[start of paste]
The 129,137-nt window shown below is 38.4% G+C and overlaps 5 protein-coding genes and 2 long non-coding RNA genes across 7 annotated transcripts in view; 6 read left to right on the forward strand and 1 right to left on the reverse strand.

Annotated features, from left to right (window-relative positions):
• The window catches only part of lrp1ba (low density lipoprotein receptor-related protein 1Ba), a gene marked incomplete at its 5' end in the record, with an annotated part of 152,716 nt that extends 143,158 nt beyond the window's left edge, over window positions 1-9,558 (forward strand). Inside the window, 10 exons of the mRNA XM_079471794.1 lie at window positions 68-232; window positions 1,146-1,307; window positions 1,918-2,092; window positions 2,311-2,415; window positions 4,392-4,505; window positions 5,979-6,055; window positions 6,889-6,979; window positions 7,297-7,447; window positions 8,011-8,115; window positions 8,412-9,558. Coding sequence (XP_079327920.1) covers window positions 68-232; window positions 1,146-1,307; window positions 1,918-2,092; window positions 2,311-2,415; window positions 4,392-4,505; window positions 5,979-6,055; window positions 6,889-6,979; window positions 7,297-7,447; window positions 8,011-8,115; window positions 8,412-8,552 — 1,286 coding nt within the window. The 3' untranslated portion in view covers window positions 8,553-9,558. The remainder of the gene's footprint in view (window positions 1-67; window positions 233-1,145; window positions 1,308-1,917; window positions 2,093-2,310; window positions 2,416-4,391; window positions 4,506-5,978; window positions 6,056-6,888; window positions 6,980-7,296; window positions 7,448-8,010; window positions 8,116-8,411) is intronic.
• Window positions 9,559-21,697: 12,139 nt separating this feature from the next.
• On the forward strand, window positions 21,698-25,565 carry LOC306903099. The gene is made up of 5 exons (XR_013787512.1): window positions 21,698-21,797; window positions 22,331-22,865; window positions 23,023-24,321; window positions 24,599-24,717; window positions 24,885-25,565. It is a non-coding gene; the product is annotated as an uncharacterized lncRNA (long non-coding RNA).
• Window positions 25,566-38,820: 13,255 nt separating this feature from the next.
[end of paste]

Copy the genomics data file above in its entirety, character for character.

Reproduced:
The 129,137-nt window shown below is 38.4% G+C and overlaps 5 protein-coding genes and 2 long non-coding RNA genes across 7 annotated transcripts in view; 6 read left to right on the forward strand and 1 right to left on the reverse strand.

Annotated features, from left to right (window-relative positions):
• The window catches only part of lrp1ba (low density lipoprotein receptor-related protein 1Ba), a gene marked incomplete at its 5' end in the record, with an annotated part of 152,716 nt that extends 143,158 nt beyond the window's left edge, over window positions 1-9,558 (forward strand). Inside the window, 10 exons of the mRNA XM_079471794.1 lie at window positions 68-232; window positions 1,146-1,307; window positions 1,918-2,092; window positions 2,311-2,415; window positions 4,392-4,505; window positions 5,979-6,055; window positions 6,889-6,979; window positions 7,297-7,447; window positions 8,011-8,115; window positions 8,412-9,558. Coding sequence (XP_079327920.1) covers window positions 68-232; window positions 1,146-1,307; window positions 1,918-2,092; window positions 2,311-2,415; window positions 4,392-4,505; window positions 5,979-6,055; window positions 6,889-6,979; window positions 7,297-7,447; window positions 8,011-8,115; window positions 8,412-8,552 — 1,286 coding nt within the window. The 3' untranslated portion in view covers window positions 8,553-9,558. The remainder of the gene's footprint in view (window positions 1-67; window positions 233-1,145; window positions 1,308-1,917; window positions 2,093-2,310; window positions 2,416-4,391; window positions 4,506-5,978; window positions 6,056-6,888; window positions 6,980-7,296; window positions 7,448-8,010; window positions 8,116-8,411) is intronic.
• Window positions 9,559-21,697: 12,139 nt separating this feature from the next.
• On the forward strand, window positions 21,698-25,565 carry LOC306903099. The gene is made up of 5 exons (XR_013787512.1): window positions 21,698-21,797; window positions 22,331-22,865; window positions 23,023-24,321; window positions 24,599-24,717; window positions 24,885-25,565. It is a non-coding gene; the product is annotated as an uncharacterized lncRNA (long non-coding RNA).
• Window positions 25,566-38,820: 13,255 nt separating this feature from the next.